A: And it sounds like an incredible resource for people who are really, you know, want the know how and you have such a lot of that. And, you know, you're right. I started, I stopped cooking with oil, you know, like about two years ago now. And it was a learn, there was a learning curve to figuring out how to bake. There was a learning curve to figure out how to keep things from sticking, you know, and just how to, I guess, taste food that wasn't oily, which was kind of like a new territory for me because I had always been into vegetables, you know, and I had been vegan but I had been smothering everything in salt and oil and, you know, sometimes maple syrup or whatever where there was like a lot of this very strong flavor. And when you start like taking some of that away when you start either using no oil or you start, you know, cutting out like sugar and salt, you get to actually recondition your mouth to taste things differently. And you taste new flavors that you didn't taste before because all you were tasting was salty and oily. Right. And I see you nodding your head because you know what I'm talking about like there's a reconditioning that we're going through with food. And that is some it's kind of like a little hill that you kind of got to get over in the beginning when you're used to a certain type of style of, you know, cooking or eating. Would you say a little bit about that how that was for you kind of getting over the that and readjusting your taste.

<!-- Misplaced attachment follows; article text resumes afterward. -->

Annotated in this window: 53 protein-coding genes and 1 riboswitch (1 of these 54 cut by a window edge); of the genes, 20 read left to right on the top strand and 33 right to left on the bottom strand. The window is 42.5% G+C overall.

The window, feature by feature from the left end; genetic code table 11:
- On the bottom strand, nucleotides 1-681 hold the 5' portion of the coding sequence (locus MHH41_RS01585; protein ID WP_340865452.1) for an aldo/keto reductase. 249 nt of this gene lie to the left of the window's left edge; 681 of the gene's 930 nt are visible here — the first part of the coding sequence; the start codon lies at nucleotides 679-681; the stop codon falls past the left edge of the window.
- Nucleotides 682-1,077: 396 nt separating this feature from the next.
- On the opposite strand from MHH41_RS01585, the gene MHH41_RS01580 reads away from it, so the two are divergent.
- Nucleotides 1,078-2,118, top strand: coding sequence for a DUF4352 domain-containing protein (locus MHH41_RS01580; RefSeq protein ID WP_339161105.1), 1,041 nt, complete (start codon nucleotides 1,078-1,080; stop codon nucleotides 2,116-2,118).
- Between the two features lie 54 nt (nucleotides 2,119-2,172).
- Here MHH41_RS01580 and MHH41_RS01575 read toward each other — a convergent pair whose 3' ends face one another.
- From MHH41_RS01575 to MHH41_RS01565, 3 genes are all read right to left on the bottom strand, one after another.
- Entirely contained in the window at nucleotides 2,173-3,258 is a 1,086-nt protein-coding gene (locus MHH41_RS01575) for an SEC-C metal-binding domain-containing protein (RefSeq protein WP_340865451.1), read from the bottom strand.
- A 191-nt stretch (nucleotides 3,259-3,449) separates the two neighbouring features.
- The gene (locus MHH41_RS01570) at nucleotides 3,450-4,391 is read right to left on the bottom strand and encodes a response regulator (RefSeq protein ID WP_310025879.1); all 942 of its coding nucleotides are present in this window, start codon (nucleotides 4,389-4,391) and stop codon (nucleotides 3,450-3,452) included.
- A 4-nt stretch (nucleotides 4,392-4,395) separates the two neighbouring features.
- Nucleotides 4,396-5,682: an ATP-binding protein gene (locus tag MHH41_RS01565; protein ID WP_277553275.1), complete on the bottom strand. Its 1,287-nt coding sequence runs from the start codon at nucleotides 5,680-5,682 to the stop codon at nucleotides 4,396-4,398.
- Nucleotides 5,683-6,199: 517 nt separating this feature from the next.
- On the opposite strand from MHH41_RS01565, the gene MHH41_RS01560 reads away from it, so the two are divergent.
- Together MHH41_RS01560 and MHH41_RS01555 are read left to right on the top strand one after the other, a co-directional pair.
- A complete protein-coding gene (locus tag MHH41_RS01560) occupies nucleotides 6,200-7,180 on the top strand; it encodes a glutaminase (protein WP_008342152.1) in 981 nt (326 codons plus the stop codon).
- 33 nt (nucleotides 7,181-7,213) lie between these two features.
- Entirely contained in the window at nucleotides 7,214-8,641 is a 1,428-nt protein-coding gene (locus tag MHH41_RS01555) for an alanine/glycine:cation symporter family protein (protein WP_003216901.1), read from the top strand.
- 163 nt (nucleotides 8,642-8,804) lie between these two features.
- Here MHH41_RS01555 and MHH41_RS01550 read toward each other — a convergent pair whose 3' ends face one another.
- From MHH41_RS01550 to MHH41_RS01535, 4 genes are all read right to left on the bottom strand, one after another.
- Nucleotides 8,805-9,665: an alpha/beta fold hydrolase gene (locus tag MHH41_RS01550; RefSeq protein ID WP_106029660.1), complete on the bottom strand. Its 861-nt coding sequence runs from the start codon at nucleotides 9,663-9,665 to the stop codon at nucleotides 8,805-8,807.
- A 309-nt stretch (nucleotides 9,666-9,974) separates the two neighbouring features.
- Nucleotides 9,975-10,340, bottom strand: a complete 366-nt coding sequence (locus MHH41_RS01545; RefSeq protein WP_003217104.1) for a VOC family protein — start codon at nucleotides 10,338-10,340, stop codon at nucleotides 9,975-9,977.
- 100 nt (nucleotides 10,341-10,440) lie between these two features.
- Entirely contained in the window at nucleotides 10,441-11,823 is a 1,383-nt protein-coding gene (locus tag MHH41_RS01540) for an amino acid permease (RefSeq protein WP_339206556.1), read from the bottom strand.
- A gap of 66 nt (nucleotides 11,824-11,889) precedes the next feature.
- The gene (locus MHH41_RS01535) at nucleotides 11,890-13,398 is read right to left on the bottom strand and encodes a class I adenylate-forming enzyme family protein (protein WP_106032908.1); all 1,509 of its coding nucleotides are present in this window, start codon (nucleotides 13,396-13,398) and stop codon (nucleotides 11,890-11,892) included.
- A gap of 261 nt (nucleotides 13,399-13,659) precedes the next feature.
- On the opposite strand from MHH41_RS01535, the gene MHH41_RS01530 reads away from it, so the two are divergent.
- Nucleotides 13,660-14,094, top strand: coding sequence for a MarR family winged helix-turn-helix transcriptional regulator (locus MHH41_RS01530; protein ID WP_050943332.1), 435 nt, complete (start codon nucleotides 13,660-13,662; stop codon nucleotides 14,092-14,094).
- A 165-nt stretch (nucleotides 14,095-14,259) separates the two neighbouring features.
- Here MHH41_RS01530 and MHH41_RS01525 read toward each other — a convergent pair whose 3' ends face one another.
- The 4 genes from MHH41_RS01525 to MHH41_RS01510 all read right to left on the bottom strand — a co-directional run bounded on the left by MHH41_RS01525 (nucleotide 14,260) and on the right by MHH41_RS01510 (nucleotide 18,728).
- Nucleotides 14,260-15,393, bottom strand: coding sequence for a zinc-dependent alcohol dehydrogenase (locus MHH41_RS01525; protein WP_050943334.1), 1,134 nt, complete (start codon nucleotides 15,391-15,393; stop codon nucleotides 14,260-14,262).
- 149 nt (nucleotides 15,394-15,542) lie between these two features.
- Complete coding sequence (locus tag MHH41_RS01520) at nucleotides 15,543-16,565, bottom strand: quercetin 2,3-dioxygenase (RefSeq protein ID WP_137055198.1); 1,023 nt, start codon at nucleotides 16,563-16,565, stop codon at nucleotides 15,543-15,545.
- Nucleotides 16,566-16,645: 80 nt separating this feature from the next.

J: Absolutely. And that's definitely a doctor for me concept. In fact, he did a study on, you know, hunger and taste. And one thing that he said when I was early in my journey here is that if you give it time, your taste buds will recalibrate, and you will get used to the foods and enjoy them more than the foods that you enjoy before. And when he said that everything he said have been spot on. That's the one where I've said there's no way I'm going to love salad. There's no way I'm going to love. I didn't like nuts and seeds. I'm like, how is this going to happen. I can't see it happening. And it's not quick. I mean, you know, I think he says it typically takes about six months to a year before you can totally feel like it you know embrace the new food and a new taste of new flavors. But it does happen. And, and I can tell you now without the oil without the weed without refined sugar. I enjoy the food more now than I did then. But I just couldn't see it. I just couldn't see it. And that's the thing and is that, like, you know, if people would just give it a try when I say it I mean eating healthy eating this way. It sounds like you would never be able to adjust, but your taste buds do adjust your mentality adjust and then the feeling that you'll get from meeting this way will definitely be a motivating factor to keep doing it.